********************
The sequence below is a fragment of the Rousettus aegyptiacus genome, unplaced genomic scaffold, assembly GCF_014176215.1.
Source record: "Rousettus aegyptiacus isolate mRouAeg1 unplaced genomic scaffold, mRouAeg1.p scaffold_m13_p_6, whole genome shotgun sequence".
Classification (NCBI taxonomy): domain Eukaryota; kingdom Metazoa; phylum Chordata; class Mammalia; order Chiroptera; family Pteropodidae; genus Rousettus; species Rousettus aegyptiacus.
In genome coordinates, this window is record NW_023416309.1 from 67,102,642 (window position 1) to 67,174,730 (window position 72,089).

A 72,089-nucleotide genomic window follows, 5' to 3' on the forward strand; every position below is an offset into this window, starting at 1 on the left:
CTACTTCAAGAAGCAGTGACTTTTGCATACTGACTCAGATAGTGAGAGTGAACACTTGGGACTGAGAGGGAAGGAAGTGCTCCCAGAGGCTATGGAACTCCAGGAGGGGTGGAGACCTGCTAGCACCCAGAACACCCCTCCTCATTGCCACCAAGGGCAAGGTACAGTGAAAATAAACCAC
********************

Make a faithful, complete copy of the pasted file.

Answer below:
The sequence below is a fragment of the Rousettus aegyptiacus genome, unplaced genomic scaffold, assembly GCF_014176215.1.
Source record: "Rousettus aegyptiacus isolate mRouAeg1 unplaced genomic scaffold, mRouAeg1.p scaffold_m13_p_6, whole genome shotgun sequence".
Classification (NCBI taxonomy): domain Eukaryota; kingdom Metazoa; phylum Chordata; class Mammalia; order Chiroptera; family Pteropodidae; genus Rousettus; species Rousettus aegyptiacus.
In genome coordinates, this window is record NW_023416309.1 from 67,102,642 (window position 1) to 67,174,730 (window position 72,089).

A 72,089-nucleotide genomic window follows, 5' to 3' on the forward strand; every position below is an offset into this window, starting at 1 on the left:
CTACTTCAAGAAGCAGTGACTTTTGCATACTGACTCAGATAGTGAGAGTGAACACTTGGGACTGAGAGGGAAGGAAGTGCTCCCAGAGGCTATGGAACTCCAGGAGGGGTGGAGACCTGCTAGCACCCAGAACACCCCTCCTCATTGCCACCAAGGGCAAGGTACAGTGAAAATAAACCAC